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I grew up in a home where no television set was allowed in the living room. We were allowed in there, but no television. The TV was in the family room, and that was that. Living rooms were for talking, entertaining, reading near the fireplace. But not for watching TV.

When my parents moved to a one-floor condo and sold us the house, my mother insisted on a place with three bedrooms: one master, one guest room/home office and one for – ta da! – the television. Again, no TV in the living room. That third bedroom was made into a den, the doors of the 6-foot closet removed and a perfectly sized television storage unit installed in the alcove.

My mother, the room repurposer.

I was reminded of this while working on my story today on rethinking the rooms of our homes. I know several people who have swapped their living and dining rooms because they feel the spaces work better. I’ve seen young couples with no dining room furniture use the place as a playroom for their kids – or just as an open place for them to tumble, dance, stage shows. And some homeowners with second-floor loft areas have created cozy reading nooks or cool home offices.

Years ago, while I was renting a house that had a fairly good-sized “bonus” room off the back of the kitchen, my imagination worked overtime thinking of things that room could become. A greenhouse? A gallery? Oh, the possibilities.

In our current home, we have done our own version of repurposing rooms in fairly simple ways. About 10 years ago or so, we transformed our third bedroom from a guest room to a playroom for our young daughter. It was an idea that popped into my head in the middle of the night. I had been wanting to create a safe place for her and her little friends to play, and quite frankly, I really wanted a place to corral her toys.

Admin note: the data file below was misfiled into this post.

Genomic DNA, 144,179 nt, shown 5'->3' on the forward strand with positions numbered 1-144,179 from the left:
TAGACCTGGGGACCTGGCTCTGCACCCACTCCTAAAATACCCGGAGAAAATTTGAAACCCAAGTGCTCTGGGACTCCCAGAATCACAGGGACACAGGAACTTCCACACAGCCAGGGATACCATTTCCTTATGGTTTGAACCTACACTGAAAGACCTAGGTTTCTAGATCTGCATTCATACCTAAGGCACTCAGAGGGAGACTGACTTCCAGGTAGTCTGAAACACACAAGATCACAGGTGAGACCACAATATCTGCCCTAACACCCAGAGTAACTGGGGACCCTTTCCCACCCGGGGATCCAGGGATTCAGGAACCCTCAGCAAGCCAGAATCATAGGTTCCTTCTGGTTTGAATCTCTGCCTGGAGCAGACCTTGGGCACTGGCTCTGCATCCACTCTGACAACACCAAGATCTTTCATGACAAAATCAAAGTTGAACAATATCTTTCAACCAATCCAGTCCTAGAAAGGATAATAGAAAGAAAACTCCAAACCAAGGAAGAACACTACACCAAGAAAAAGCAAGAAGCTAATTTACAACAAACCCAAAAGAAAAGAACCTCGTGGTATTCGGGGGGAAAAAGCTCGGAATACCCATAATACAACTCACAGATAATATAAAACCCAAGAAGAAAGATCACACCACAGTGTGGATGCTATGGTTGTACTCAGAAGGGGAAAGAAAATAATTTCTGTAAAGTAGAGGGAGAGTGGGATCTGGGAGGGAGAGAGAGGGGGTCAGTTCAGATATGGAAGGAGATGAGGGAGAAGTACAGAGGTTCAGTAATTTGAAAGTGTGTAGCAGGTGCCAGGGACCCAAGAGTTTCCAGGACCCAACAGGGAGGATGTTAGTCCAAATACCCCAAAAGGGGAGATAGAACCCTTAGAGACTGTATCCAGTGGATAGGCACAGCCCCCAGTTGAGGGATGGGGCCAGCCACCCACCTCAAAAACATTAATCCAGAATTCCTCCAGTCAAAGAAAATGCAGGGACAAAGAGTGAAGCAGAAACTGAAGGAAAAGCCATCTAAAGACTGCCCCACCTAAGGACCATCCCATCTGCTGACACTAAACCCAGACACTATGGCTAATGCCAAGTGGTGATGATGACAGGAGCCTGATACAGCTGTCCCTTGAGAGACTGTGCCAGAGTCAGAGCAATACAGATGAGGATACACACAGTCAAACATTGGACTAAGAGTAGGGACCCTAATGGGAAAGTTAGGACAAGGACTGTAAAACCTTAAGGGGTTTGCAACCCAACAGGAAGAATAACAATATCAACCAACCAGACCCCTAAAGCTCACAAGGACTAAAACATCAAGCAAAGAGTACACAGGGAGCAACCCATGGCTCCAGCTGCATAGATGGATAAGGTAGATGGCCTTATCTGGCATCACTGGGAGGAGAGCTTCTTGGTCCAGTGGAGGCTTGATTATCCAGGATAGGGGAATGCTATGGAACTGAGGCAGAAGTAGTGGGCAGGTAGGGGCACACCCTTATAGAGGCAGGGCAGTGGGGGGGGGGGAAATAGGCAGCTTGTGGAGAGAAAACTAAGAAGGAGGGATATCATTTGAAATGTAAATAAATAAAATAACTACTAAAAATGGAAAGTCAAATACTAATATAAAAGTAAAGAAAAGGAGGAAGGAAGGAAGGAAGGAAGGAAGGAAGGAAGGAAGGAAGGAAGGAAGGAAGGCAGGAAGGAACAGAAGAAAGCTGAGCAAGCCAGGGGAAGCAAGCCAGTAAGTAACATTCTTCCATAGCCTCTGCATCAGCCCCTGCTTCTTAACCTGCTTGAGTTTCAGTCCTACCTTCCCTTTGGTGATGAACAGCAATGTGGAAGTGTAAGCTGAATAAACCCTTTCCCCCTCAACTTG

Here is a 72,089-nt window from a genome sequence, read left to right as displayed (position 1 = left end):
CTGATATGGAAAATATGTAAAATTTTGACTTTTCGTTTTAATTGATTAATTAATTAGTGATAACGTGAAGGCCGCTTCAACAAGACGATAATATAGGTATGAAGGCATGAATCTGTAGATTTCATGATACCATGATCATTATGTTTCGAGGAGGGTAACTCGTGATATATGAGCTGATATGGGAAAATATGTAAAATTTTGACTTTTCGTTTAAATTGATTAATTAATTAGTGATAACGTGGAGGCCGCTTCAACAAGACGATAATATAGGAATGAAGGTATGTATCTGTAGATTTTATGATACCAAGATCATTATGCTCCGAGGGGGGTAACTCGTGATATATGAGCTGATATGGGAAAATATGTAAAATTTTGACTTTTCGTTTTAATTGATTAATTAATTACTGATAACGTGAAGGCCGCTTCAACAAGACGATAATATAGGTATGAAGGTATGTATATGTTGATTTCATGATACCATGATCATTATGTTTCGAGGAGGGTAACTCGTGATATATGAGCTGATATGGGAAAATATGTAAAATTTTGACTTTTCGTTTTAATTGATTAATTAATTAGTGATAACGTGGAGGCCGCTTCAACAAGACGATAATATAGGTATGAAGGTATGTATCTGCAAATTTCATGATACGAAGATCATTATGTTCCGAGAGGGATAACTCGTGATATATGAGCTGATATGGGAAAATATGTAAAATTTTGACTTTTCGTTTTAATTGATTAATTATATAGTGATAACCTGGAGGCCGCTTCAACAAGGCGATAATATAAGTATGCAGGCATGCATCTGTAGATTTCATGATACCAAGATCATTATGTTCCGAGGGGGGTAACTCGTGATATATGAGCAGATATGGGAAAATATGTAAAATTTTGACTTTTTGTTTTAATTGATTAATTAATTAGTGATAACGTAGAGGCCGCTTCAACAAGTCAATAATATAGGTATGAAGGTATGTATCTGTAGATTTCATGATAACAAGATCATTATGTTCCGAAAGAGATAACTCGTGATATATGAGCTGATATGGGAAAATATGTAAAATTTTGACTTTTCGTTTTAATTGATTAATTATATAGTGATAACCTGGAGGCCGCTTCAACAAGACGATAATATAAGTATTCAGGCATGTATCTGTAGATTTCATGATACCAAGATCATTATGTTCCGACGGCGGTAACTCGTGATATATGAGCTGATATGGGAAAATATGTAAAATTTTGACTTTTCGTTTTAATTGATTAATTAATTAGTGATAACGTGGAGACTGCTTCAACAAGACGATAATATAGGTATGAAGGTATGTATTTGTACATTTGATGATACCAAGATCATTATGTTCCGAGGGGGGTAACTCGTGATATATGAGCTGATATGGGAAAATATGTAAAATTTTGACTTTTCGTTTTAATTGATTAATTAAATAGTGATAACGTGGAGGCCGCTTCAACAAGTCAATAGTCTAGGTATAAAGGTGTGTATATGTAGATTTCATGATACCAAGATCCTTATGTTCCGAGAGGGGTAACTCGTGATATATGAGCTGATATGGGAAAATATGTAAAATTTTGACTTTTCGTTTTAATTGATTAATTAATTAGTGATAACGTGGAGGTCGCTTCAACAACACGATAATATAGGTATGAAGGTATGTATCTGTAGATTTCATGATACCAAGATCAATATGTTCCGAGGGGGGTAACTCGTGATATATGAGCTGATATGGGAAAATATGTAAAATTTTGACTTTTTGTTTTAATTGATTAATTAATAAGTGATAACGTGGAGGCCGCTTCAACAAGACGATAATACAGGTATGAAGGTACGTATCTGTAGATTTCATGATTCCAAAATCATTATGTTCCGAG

I just didn’t want to send her off to the basement.

The bright third bedroom seemed the perfect spot. We had other areas where overnight guests could sleep. A playroom would be used everyday. A guest room? Several times a year.

The really nice part of this transformation was that it cost very little money to set up. Three white bookcases – two tall, one short – were brought up from the basement and anchored to the wall. These cases, the style of which screams “first apartment,” fit perfectly. I invested in some inexpensive solid blue and white plastic storage bins that look like miniature laundry baskets. These held books, toys, puzzles, art supplies, doll clothes, etc. My daughter and I filled them, labeled them and lined them up on the shelves, alternating blue and white.

I then hung blue denim valances at the windows, which already had pull-down shades. Her kitchen set was shoved against another wall, various costumes and hats draped on peg hooks, her table and chairs placed in the middle of the room. Artwork came cheap. It was all her own.

After working so well for so long, the playroom is now back to being a bedroom. But the living room has gone through a few transformations of its own over the years, most recently as part music room.

You’ll find several instruments in there. And a lot of music. But still no TV.

email: smartin@buffnews.com.